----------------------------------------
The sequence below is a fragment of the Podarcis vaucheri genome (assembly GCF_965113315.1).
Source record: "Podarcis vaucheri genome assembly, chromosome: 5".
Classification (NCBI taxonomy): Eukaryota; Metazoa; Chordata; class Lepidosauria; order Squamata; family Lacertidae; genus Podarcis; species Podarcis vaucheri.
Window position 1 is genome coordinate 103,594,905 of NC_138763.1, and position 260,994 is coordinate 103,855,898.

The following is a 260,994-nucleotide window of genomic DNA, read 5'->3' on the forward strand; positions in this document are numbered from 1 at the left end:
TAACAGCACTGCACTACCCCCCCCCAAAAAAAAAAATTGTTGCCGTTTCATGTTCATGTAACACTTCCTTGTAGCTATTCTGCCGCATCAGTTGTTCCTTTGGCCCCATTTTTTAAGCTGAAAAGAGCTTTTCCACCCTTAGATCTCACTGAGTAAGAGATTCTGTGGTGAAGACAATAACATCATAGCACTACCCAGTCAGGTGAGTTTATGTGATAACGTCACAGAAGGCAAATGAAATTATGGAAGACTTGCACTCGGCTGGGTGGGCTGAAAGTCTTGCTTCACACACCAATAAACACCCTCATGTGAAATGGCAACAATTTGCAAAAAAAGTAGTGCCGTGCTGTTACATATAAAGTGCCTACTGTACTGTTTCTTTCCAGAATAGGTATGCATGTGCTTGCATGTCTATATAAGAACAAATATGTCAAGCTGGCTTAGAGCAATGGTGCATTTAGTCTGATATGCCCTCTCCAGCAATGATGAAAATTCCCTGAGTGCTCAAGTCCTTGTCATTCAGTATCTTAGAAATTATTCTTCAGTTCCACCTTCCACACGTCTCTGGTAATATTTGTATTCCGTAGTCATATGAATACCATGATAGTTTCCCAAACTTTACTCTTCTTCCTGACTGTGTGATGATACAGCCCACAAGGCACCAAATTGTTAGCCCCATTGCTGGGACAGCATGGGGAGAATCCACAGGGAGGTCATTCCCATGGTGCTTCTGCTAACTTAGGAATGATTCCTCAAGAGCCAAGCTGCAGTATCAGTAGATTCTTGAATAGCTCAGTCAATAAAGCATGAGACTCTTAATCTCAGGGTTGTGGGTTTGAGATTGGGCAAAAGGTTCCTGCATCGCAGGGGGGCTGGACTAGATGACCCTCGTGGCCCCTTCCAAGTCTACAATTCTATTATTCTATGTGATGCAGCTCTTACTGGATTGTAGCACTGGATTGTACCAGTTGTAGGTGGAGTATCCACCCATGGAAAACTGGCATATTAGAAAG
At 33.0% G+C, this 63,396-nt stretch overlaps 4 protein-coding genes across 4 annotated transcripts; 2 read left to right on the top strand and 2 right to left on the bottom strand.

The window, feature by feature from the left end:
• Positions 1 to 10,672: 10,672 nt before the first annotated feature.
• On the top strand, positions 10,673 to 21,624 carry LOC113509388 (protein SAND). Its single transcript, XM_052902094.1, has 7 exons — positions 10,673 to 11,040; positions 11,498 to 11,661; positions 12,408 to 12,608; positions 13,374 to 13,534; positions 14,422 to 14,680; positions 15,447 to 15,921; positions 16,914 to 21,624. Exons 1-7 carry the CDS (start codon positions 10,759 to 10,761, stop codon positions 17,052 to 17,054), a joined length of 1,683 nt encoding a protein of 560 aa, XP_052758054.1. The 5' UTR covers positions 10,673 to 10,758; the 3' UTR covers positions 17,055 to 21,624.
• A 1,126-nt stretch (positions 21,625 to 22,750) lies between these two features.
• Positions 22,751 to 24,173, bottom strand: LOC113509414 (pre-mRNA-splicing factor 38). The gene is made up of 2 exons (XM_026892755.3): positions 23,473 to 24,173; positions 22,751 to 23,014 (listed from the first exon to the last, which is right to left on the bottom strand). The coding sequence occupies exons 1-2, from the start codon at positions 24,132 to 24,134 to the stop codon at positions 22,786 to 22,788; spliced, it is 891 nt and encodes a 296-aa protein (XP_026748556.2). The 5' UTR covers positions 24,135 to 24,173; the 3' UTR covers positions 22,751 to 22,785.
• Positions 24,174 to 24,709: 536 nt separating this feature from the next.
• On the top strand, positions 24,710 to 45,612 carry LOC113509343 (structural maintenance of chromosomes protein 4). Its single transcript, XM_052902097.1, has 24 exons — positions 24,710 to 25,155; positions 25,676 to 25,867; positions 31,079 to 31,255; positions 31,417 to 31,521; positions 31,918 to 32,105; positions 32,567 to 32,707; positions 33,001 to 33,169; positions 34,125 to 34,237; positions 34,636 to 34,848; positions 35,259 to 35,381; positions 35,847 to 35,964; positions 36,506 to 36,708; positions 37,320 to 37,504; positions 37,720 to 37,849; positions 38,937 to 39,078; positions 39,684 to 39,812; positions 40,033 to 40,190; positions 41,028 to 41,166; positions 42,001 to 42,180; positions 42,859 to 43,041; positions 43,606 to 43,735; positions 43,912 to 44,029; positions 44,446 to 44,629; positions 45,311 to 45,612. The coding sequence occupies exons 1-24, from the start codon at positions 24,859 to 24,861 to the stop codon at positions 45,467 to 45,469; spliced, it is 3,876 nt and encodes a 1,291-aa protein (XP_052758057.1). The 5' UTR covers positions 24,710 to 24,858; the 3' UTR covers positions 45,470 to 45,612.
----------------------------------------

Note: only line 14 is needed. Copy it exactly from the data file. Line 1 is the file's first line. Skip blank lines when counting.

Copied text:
• On the top strand, positions 24,710 to 45,612 carry LOC113509343 (structural maintenance of chromosomes protein 4). Its single transcript, XM_052902097.1, has 24 exons — positions 24,710 to 25,155; positions 25,676 to 25,867; positions 31,079 to 31,255; positions 31,417 to 31,521; positions 31,918 to 32,105; positions 32,567 to 32,707; positions 33,001 to 33,169; positions 34,125 to 34,237; positions 34,636 to 34,848; positions 35,259 to 35,381; positions 35,847 to 35,964; positions 36,506 to 36,708; positions 37,320 to 37,504; positions 37,720 to 37,849; positions 38,937 to 39,078; positions 39,684 to 39,812; positions 40,033 to 40,190; positions 41,028 to 41,166; positions 42,001 to 42,180; positions 42,859 to 43,041; positions 43,606 to 43,735; positions 43,912 to 44,029; positions 44,446 to 44,629; positions 45,311 to 45,612. The coding sequence occupies exons 1-24, from the start codon at positions 24,859 to 24,861 to the stop codon at positions 45,467 to 45,469; spliced, it is 3,876 nt and encodes a 1,291-aa protein (XP_052758057.1). The 5' UTR covers positions 24,710 to 24,858; the 3' UTR covers positions 45,470 to 45,612.